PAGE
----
Another major, and likely more important, development is the change in student loan servicers. While the federal government provides the funds, many of the loans are serviced by private service companies, such as MOHELA, Navient, or Sallie Mae, with which the federal government contracts to manage the loans. These companies provide information on a student’s loan, such as the monthly payment amount based on a borrower’s income or whether a borrower qualifies for PSLF or deferments. However, the ultimate decision on loan forgiveness is left to the U.S. Department of Education.

As many borrowers no doubt have learned, their lender is likely changing by the end of 2022, if it has not changed already. In 2021, Navient, the Pennsylvania Higher Education Assistance Agency (PHEAA) (i.e., FedLoan Servicing), and Granite State Management and Resources all announced their exit from the student loan servicing business. FedLoan Servicing is currently the only company that manages the PSLF applications and has continued to service federal loans in 2022 at the request of the current White House administration in order to create a smoother transition process. However, FedLoan Servicing will end all operations in September 2022, a mere seven months from now. For a discussion about the ramifications of the mass exodus of servicers from the student loan servicing market, see Hanneh Bareham, “Navient Is the Third Company to Exit Federal Student Loan Servicing This Year. Here’s How Your Student Loans Are Affected,” Bankrate (Oct. 21, 2021).

If your loan is currently being serviced by one of these companies, you should make sure to do the following before your lender changes:

  1. Check your emails for information from your loan servicer.  Many folks get so many emails now that they gloss over everything in their in-box that they are not expecting. However, many servicers will contact borrowers by email to notify them of a change in lender. These emails provide important information for borrowers on next steps. If you have not seen any communication from your lender to date, search your emails for your lender’s name to see if you have received any communications.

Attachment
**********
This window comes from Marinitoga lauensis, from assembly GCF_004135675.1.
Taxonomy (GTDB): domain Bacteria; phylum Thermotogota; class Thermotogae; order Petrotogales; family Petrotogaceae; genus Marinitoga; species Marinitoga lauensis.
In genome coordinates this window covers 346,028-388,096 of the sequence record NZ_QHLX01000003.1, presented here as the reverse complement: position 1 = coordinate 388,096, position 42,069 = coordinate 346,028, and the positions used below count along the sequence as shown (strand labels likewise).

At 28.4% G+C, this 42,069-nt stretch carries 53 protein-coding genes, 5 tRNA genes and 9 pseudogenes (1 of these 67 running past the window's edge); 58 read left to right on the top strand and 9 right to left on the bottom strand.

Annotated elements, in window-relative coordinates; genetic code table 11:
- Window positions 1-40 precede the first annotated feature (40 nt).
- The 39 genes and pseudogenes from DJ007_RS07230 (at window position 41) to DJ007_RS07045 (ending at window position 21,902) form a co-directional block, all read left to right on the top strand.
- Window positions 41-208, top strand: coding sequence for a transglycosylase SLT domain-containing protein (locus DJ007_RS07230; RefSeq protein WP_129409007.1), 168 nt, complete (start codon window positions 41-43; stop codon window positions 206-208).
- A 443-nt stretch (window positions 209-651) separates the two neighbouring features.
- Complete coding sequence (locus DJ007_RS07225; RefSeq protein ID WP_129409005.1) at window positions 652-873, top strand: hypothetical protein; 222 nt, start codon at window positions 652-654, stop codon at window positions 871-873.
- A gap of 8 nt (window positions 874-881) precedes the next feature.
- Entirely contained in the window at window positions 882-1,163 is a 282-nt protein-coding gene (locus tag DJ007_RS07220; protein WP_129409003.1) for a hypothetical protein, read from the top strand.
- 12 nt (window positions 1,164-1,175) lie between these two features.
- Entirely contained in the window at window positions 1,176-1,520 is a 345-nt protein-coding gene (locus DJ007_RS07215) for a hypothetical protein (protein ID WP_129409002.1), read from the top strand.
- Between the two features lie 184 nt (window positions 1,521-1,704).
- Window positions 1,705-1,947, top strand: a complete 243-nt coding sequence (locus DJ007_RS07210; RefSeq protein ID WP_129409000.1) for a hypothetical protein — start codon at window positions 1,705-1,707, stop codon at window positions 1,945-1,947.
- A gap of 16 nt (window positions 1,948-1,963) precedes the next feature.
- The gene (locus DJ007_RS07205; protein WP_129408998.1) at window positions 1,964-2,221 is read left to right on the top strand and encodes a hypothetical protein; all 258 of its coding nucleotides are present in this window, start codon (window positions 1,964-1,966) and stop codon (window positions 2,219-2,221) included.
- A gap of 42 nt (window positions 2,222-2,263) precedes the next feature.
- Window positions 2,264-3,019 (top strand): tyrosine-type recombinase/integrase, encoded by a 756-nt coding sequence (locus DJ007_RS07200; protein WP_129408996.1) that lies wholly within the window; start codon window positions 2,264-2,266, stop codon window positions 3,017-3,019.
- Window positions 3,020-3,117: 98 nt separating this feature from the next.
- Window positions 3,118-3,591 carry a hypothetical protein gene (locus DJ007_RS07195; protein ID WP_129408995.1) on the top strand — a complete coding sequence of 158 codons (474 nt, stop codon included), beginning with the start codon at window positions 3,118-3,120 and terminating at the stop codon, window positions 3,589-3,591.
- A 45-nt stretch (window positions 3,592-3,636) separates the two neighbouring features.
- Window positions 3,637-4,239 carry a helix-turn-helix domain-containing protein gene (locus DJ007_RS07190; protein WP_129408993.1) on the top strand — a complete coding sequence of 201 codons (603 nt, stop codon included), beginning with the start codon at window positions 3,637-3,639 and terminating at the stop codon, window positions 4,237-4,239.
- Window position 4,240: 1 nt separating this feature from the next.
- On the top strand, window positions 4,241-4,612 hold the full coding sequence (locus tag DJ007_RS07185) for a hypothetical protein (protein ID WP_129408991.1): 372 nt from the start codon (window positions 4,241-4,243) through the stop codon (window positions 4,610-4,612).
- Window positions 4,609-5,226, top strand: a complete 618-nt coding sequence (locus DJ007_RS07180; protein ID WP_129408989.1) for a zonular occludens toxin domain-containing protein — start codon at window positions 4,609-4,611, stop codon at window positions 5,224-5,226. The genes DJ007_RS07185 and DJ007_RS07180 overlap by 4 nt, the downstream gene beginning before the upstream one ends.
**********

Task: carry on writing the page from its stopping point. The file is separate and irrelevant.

2. Verify your loan details and download all available electronic statements. This will enable you to have a handle on where your payments and interest stand, how many qualifying payments you have made if you are pursuing PSLF program forgiveness, and your prior lender’s information. When student loans are transferred to different servicers, the transition process is notorious for creating headaches for borrowers by relaying incorrect or missing information and not accurately accounting for payments.
  3. Check if you qualify for loan forgiveness. Many borrowers may qualify for loan forgiveness and not even know it. Beyond the PSLF program, there are forgiveness programs for income-driven repayments, teacher loan forgiveness for low-income public elementary or secondary schools, and forgiveness for nurses. Nerd Wallet provides a good list of potential loan forgiveness programs that can be reviewed to determine if a borrower meets forgiveness criteria.
  4. Check your autopay settings. Many borrowers take advantage of a .25 percent or greater reduction in interest rates offered by many services for borrowers who enroll themselves in autopay. With a change in servicer, these autopay payments may not automatically roll over to your new lender. Once you know to which lender your loan will be transferred, ensure that this information is relayed to your bank so that payments are sent to the correct lender and you avoid a missed payment.


As you can tell, there are many changes that have occurred in the past year and many more changes to come. Stay tuned for more information in the coming months.

Valerie Fontenot is an associate attorney at Frilot LLC in New Orleans, Louisiana.